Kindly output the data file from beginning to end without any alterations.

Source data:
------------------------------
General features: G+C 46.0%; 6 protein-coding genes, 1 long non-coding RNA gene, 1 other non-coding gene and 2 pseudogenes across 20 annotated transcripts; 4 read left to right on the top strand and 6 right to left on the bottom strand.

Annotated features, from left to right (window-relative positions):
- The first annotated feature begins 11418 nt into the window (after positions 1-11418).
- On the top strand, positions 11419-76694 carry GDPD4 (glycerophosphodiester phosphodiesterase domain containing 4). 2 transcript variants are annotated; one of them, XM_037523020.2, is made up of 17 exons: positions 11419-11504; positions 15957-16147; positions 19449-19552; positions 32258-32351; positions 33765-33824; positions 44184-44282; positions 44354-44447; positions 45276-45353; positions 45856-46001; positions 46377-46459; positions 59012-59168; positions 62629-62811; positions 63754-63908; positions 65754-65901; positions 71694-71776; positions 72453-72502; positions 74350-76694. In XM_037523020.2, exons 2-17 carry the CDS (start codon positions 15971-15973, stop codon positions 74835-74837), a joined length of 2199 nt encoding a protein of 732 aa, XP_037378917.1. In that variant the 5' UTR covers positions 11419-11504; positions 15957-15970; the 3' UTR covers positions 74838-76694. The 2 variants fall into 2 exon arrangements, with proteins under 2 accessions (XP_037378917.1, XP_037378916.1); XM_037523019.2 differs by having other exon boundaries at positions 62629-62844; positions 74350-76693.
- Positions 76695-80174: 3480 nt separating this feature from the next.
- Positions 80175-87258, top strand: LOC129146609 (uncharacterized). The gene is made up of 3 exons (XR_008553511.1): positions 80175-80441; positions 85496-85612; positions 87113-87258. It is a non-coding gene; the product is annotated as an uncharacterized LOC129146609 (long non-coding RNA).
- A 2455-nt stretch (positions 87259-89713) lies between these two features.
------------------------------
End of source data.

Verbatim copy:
General features: G+C 46.0%; 6 protein-coding genes, 1 long non-coding RNA gene, 1 other non-coding gene and 2 pseudogenes across 20 annotated transcripts; 4 read left to right on the top strand and 6 right to left on the bottom strand.

Annotated features, from left to right (window-relative positions):
- The first annotated feature begins 11418 nt into the window (after positions 1-11418).
- On the top strand, positions 11419-76694 carry GDPD4 (glycerophosphodiester phosphodiesterase domain containing 4). 2 transcript variants are annotated; one of them, XM_037523020.2, is made up of 17 exons: positions 11419-11504; positions 15957-16147; positions 19449-19552; positions 32258-32351; positions 33765-33824; positions 44184-44282; positions 44354-44447; positions 45276-45353; positions 45856-46001; positions 46377-46459; positions 59012-59168; positions 62629-62811; positions 63754-63908; positions 65754-65901; positions 71694-71776; positions 72453-72502; positions 74350-76694. In XM_037523020.2, exons 2-17 carry the CDS (start codon positions 15971-15973, stop codon positions 74835-74837), a joined length of 2199 nt encoding a protein of 732 aa, XP_037378917.1. In that variant the 5' UTR covers positions 11419-11504; positions 15957-15970; the 3' UTR covers positions 74838-76694. The 2 variants fall into 2 exon arrangements, with proteins under 2 accessions (XP_037378917.1, XP_037378916.1); XM_037523019.2 differs by having other exon boundaries at positions 62629-62844; positions 74350-76693.
- Positions 76695-80174: 3480 nt separating this feature from the next.
- Positions 80175-87258, top strand: LOC129146609 (uncharacterized). The gene is made up of 3 exons (XR_008553511.1): positions 80175-80441; positions 85496-85612; positions 87113-87258. It is a non-coding gene; the product is annotated as an uncharacterized LOC129146609 (long non-coding RNA).
- A 2455-nt stretch (positions 87259-89713) lies between these two features.